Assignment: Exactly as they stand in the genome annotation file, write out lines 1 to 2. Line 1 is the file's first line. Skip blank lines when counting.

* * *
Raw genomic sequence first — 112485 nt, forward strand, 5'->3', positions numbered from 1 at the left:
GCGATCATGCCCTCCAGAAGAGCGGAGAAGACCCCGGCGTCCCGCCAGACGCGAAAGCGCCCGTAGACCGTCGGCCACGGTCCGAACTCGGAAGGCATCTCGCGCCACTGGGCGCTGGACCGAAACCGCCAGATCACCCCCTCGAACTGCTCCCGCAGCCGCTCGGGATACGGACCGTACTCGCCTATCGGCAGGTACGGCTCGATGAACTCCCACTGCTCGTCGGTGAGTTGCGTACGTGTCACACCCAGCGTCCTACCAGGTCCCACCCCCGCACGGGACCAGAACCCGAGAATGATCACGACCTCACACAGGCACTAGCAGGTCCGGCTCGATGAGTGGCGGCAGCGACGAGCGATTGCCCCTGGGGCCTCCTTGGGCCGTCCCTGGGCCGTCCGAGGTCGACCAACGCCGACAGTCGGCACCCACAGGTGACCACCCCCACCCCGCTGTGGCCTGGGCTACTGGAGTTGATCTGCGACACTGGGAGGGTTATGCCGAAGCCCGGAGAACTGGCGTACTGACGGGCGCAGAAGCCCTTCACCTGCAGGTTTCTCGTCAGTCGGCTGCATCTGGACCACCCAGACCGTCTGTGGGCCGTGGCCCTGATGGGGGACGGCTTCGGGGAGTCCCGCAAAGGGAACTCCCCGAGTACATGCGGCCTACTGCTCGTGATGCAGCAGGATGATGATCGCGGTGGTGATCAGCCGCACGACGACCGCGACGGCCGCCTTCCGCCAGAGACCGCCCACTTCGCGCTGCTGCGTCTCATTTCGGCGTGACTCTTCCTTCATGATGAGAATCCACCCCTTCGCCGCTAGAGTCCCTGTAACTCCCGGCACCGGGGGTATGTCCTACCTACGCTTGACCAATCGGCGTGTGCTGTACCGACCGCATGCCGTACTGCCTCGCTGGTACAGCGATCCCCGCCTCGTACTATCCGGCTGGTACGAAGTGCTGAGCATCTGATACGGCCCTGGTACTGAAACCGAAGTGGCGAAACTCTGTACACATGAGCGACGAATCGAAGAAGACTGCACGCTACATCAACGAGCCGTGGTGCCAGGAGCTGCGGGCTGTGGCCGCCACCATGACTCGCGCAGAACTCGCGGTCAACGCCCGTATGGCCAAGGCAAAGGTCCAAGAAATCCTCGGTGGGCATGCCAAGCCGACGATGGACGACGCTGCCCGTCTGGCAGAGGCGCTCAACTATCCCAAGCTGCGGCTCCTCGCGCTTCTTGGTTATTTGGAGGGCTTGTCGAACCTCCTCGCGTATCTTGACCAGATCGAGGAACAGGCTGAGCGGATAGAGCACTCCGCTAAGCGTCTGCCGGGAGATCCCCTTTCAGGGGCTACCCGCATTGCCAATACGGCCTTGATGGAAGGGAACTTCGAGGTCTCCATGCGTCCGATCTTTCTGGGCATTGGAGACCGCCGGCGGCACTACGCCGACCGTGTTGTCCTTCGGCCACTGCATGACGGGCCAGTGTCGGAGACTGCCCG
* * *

Raw genomic sequence first — 112485 nt, forward strand, 5'->3', positions numbered from 1 at the left:
GCGATCATGCCCTCCAGAAGAGCGGAGAAGACCCCGGCGTCCCGCCAGACGCGAAAGCGCCCGTAGACCGTCGGCCACGGTCCGAACTCGGAAGGCATCTCGCGCCACTGGGCGCTGGACCGAAACCGCCAGATCACCCCCTCGAACTGCTCCCGCAGCCGCTCGGGATACGGACCGTACTCGCCTATCGGCAGGTACGGCTCGATGAACTCCCACTGCTCGTCGGTGAGTTGCGTACGTGTCACACCCAGCGTCCTACCAGGTCCCACCCCCGCACGGGACCAGAACCCGAGAATGATCACGACCTCACACAGGCACTAGCAGGTCCGGCTCGATGAGTGGCGGCAGCGACGAGCGATTGCCCCTGGGGCCTCCTTGGGCCGTCCCTGGGCCGTCCGAGGTCGACCAACGCCGACAGTCGGCACCCACAGGTGACCACCCCCACCCCGCTGTGGCCTGGGCTACTGGAGTTGATCTGCGACACTGGGAGGGTTATGCCGAAGCCCGGAGAACTGGCGTACTGACGGGCGCAGAAGCCCTTCACCTGCAGGTTTCTCGTCAGTCGGCTGCATCTGGACCACCCAGACCGTCTGTGGGCCGTGGCCCTGATGGGGGACGGCTTCGGGGAGTCCCGCAAAGGGAACTCCCCGAGTACATGCGGCCTACTGCTCGTGATGCAGCAGGATGATGATCGCGGTGGTGATCAGCCGCACGACGACCGCGACGGCCGCCTTCCGCCAGAGACCGCCCACTTCGCGCTGCTGCGTCTCATTTCGGCGTGACTCTTCCTTCATGATGAGAATCCACCCCTTCGCCGCTAGAGTCCCTGTAACTCCCGGCACCGGGGGTATGTCCTACCTACGCTTGACCAATCGGCGTGTGCTGTACCGACCGCATGCCGTACTGCCTCGCTGGTACAGCGATCCCCGCCTCGTACTATCCGGCTGGTACGAAGTGCTGAGCATCTGATACGGCCCTGGTACTGAAACCGAAGTGGCGAAACTCTGTACACATGAGCGACGAATCGAAGAAGACTGCACGCTACATCAACGAGCCGTGGTGCCAGGAGCTGCGGGCTGTGGCCGCCACCATGACTCGCGCAGAACTCGCGGTCAACGCCCGTATGGCCAAGGCAAAGGTCCAAGAAATCCTCGGTGGGCATGCCAAGCCGACGATGGACGACGCTGCCCGTCTGGCAGAGGCGCTCAACTATCCCAAGCTGCGGCTCCTCGCGCTTCTTGGTTATTTGGAGGGCTTGTCGAACCTCCTCGCGTATCTTGACCAGATCGAGGAACAGGCTGAGCGGATAGAGCACTCCGCTAAGCGTCTGCCGGGAGATCCCCTTTCAGGGGCTACCCGCATTGCCAATACGGCCTTGATGGAAGGGAACTTCGAGGTCTCCATGCGTCCGATCTTTCTGGGCATTGGAGACCGCCGGCGGCACTACGCCGACCGTGTTGTCCTTCGGCCACTGCATGACGGGCCAGTGTCGGAGACTGCCCG